Study Aim 3:
To investigate whether temporal changes in children with autism moving into California for services accounts for a significant proportion of the increased cases of autism reported to DDS.
The proportion of the study children with autism who are California-born is 87% of the 1983-85 group and 93% of the 1993-95 group. Thus, autistic children in the Regional Center System are largely native to the State and are not coming disproportionately from outside California.
Study Aim 4:
To describe how characteristics of children with autism have changed over time.
Comparisons between the two age groups show many similarities and some differences. There are no significant differences in sex, race, and maternal and paternal education. Hispanic children are more likely to be included in the younger autistic group (28% in the 1983-85 group and 39% in the 1993-95 group). Parents of the older group were more likely to report that their autistic child also had mental retardation (41% vs. 21%). This is consistent with the review of Regional Center records that found a decrease in diagnosed mental retardation in the younger group (50% in the 1983-85 group vs. 22% in the 1993-95 group).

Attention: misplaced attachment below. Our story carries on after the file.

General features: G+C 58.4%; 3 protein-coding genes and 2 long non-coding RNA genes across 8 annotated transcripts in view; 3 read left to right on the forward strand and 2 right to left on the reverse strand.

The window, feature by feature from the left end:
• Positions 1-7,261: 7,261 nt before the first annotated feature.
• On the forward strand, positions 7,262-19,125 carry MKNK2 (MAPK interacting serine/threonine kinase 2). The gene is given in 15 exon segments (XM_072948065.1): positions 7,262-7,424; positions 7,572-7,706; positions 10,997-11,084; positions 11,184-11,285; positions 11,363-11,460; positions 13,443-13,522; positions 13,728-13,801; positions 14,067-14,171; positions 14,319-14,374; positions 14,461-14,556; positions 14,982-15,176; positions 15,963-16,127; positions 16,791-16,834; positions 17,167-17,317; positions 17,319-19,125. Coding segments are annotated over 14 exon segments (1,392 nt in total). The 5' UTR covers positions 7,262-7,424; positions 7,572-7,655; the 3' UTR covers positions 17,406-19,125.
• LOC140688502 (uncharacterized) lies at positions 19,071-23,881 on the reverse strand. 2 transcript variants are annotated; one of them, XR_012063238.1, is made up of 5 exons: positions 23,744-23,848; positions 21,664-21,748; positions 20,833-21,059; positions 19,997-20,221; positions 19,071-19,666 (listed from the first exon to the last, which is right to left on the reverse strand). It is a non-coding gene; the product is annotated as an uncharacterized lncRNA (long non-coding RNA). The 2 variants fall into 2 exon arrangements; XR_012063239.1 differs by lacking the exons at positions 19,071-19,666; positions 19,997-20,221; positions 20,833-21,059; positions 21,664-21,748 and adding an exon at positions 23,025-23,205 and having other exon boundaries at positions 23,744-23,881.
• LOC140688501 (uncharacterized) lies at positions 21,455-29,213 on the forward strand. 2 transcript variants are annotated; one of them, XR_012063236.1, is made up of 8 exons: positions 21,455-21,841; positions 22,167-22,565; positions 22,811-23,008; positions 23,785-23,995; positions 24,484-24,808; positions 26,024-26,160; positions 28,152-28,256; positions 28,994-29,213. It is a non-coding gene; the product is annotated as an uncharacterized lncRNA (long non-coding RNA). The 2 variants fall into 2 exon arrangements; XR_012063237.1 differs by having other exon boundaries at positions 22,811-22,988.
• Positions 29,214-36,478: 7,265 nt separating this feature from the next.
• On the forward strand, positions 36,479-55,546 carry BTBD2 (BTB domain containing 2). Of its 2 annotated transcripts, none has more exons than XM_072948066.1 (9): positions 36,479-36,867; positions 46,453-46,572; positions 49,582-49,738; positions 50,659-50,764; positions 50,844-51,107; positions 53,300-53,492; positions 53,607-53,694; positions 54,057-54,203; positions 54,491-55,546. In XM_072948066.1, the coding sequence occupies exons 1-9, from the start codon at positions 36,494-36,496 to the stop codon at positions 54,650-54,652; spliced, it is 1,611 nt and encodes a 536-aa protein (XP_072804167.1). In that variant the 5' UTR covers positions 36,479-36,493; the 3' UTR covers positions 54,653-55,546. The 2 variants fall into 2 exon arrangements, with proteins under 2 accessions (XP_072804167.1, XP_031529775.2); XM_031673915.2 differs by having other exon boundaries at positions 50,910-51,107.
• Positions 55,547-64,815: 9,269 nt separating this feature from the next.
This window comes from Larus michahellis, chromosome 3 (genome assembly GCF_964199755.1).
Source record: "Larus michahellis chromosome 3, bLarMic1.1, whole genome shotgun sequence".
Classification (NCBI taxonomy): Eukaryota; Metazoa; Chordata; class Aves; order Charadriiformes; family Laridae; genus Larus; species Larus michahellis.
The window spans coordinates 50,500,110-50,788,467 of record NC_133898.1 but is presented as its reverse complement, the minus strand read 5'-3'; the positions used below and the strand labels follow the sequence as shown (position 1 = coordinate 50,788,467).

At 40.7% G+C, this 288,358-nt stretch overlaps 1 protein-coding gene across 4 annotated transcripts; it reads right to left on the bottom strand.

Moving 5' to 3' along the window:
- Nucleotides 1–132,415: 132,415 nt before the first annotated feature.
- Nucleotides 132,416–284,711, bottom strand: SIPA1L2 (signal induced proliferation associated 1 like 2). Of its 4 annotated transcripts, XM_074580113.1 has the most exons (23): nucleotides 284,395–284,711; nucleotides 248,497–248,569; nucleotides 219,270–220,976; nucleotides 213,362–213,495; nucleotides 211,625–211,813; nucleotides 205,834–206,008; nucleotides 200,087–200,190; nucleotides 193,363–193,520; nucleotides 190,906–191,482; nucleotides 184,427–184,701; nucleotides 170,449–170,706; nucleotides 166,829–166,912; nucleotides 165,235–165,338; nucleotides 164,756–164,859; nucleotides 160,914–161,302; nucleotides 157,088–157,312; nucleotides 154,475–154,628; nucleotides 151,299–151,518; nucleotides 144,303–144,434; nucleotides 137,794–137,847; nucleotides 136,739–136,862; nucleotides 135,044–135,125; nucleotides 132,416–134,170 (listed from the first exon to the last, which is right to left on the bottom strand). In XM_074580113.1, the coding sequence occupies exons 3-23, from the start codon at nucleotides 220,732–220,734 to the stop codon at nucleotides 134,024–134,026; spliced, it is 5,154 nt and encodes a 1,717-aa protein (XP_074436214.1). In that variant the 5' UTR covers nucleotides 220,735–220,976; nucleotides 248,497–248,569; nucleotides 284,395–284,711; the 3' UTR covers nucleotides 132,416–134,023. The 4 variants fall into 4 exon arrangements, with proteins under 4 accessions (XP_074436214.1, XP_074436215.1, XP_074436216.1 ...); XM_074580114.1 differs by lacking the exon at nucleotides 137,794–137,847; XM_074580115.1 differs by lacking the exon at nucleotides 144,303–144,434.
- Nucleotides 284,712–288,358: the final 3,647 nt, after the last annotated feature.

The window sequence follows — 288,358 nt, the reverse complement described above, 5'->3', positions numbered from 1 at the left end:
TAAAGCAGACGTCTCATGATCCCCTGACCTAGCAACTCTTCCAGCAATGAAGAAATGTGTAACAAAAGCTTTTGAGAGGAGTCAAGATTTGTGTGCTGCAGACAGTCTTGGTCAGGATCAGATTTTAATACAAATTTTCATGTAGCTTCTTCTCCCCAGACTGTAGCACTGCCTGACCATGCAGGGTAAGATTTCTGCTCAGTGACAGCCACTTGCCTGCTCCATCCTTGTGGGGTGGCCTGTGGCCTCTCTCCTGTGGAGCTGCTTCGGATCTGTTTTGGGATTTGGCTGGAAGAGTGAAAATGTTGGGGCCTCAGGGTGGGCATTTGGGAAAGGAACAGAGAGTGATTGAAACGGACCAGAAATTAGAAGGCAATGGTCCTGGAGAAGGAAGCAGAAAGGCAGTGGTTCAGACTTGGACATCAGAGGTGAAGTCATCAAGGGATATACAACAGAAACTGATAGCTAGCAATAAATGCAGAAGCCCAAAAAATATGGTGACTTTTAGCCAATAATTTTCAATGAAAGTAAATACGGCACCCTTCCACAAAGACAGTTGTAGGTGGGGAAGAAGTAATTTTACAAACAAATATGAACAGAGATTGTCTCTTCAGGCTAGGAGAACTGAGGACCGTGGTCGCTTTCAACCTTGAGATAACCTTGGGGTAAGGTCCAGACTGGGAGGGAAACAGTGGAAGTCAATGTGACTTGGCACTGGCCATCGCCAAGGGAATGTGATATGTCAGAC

Regression of developmental milestones, as determined from the ADI-R interview, did not significantly change over time (28% vs. 34%). Compared to the older group, parents of the younger group were more likely to report improvement in their child’s condition over time (81% vs. 93%). Older children with autism were more likely to be reported as having tic disorders, obsessive-compulsive disorders, depression, and bipolar disorder, but this may be due to an age effect rather than a cohort effect. There were few differences over time in factors associated with the pregnancy. Gastrointestinal symptoms were more commonly reported during the first 15 months of life for the 1993-95 cohort than the older cohort. Wheat allergy was significantly more frequent (12%) for the younger group than the older group (4%). None of these differences fully explain the increase in autism cases in California.
Study Aim 5:
To ascertain what parents of children with autism believe caused their child’s autism, and to determine if this has changed over time.